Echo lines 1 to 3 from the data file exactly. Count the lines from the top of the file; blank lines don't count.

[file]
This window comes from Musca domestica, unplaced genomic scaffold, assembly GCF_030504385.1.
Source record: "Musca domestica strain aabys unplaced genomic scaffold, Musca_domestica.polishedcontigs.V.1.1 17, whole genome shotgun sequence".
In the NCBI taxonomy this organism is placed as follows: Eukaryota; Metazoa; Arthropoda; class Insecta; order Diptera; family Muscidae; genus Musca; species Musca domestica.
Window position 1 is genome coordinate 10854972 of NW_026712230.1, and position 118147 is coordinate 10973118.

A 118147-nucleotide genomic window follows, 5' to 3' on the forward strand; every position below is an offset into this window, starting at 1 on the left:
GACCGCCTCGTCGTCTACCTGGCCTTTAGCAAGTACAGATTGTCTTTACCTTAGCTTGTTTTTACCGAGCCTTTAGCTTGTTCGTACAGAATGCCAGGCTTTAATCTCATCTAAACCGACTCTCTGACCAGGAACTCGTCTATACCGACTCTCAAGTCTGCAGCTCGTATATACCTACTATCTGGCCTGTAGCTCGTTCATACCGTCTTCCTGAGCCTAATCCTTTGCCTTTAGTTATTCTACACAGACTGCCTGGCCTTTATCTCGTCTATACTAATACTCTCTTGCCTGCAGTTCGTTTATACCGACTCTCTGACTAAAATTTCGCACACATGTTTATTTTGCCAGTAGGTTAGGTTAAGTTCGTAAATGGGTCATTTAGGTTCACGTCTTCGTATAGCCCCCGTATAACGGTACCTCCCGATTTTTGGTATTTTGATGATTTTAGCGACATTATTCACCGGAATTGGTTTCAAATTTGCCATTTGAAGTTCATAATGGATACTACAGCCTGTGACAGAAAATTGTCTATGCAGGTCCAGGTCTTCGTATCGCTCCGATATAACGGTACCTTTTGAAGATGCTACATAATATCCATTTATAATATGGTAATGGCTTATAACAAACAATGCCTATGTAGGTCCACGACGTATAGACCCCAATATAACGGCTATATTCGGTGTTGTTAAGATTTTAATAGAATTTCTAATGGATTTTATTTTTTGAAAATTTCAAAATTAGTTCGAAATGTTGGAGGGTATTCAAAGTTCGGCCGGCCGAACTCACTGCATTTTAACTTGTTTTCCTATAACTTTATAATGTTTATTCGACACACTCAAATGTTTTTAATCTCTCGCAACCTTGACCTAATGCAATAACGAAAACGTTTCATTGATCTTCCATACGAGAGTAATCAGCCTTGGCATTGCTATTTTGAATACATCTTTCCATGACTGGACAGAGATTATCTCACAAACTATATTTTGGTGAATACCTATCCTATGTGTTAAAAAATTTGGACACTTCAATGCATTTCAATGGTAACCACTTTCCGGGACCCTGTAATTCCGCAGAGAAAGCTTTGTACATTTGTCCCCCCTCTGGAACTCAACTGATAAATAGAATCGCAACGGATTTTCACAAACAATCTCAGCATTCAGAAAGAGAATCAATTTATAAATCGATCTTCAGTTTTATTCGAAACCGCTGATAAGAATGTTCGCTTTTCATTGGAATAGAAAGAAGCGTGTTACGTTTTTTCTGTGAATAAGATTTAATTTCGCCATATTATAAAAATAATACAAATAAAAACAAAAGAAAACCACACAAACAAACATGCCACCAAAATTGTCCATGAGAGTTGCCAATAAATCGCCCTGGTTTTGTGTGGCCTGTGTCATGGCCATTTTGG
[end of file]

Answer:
This window comes from Musca domestica, unplaced genomic scaffold, assembly GCF_030504385.1.
Source record: "Musca domestica strain aabys unplaced genomic scaffold, Musca_domestica.polishedcontigs.V.1.1 17, whole genome shotgun sequence".
In the NCBI taxonomy this organism is placed as follows: Eukaryota; Metazoa; Arthropoda; class Insecta; order Diptera; family Muscidae; genus Musca; species Musca domestica.